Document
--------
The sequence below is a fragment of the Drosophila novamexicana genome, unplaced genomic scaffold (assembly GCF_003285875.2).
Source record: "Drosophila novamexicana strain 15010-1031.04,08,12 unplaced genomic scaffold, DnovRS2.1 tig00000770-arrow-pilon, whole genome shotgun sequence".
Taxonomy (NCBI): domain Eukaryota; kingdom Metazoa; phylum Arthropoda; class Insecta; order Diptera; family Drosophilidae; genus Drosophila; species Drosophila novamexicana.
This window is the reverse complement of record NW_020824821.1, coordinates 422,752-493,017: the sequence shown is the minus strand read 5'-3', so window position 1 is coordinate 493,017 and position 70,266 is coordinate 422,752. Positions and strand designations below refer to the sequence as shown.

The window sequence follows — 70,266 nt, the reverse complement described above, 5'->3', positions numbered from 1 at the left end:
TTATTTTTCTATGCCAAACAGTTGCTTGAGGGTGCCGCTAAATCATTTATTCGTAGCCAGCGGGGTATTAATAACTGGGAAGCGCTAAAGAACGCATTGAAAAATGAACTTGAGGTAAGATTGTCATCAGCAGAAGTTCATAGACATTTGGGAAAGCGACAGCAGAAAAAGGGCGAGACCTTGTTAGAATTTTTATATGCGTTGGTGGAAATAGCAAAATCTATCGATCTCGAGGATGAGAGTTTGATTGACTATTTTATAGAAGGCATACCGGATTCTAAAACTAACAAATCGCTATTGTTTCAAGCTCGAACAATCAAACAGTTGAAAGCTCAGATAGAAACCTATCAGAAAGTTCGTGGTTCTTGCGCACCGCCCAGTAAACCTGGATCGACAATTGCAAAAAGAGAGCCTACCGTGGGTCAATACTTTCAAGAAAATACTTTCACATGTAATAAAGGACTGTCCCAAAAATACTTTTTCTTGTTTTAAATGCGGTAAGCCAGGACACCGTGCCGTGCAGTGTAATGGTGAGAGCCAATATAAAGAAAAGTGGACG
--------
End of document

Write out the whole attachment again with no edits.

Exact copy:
The sequence below is a fragment of the Drosophila novamexicana genome, unplaced genomic scaffold (assembly GCF_003285875.2).
Source record: "Drosophila novamexicana strain 15010-1031.04,08,12 unplaced genomic scaffold, DnovRS2.1 tig00000770-arrow-pilon, whole genome shotgun sequence".
Taxonomy (NCBI): domain Eukaryota; kingdom Metazoa; phylum Arthropoda; class Insecta; order Diptera; family Drosophilidae; genus Drosophila; species Drosophila novamexicana.
This window is the reverse complement of record NW_020824821.1, coordinates 422,752-493,017: the sequence shown is the minus strand read 5'-3', so window position 1 is coordinate 493,017 and position 70,266 is coordinate 422,752. Positions and strand designations below refer to the sequence as shown.

The window sequence follows — 70,266 nt, the reverse complement described above, 5'->3', positions numbered from 1 at the left end:
TTATTTTTCTATGCCAAACAGTTGCTTGAGGGTGCCGCTAAATCATTTATTCGTAGCCAGCGGGGTATTAATAACTGGGAAGCGCTAAAGAACGCATTGAAAAATGAACTTGAGGTAAGATTGTCATCAGCAGAAGTTCATAGACATTTGGGAAAGCGACAGCAGAAAAAGGGCGAGACCTTGTTAGAATTTTTATATGCGTTGGTGGAAATAGCAAAATCTATCGATCTCGAGGATGAGAGTTTGATTGACTATTTTATAGAAGGCATACCGGATTCTAAAACTAACAAATCGCTATTGTTTCAAGCTCGAACAATCAAACAGTTGAAAGCTCAGATAGAAACCTATCAGAAAGTTCGTGGTTCTTGCGCACCGCCCAGTAAACCTGGATCGACAATTGCAAAAAGAGAGCCTACCGTGGGTCAATACTTTCAAGAAAATACTTTCACATGTAATAAAGGACTGTCCCAAAAATACTTTTTCTTGTTTTAAATGCGGTAAGCCAGGACACCGTGCCGTGCAGTGTAATGGTGAGAGCCAATATAAAGAAAAGTGGACG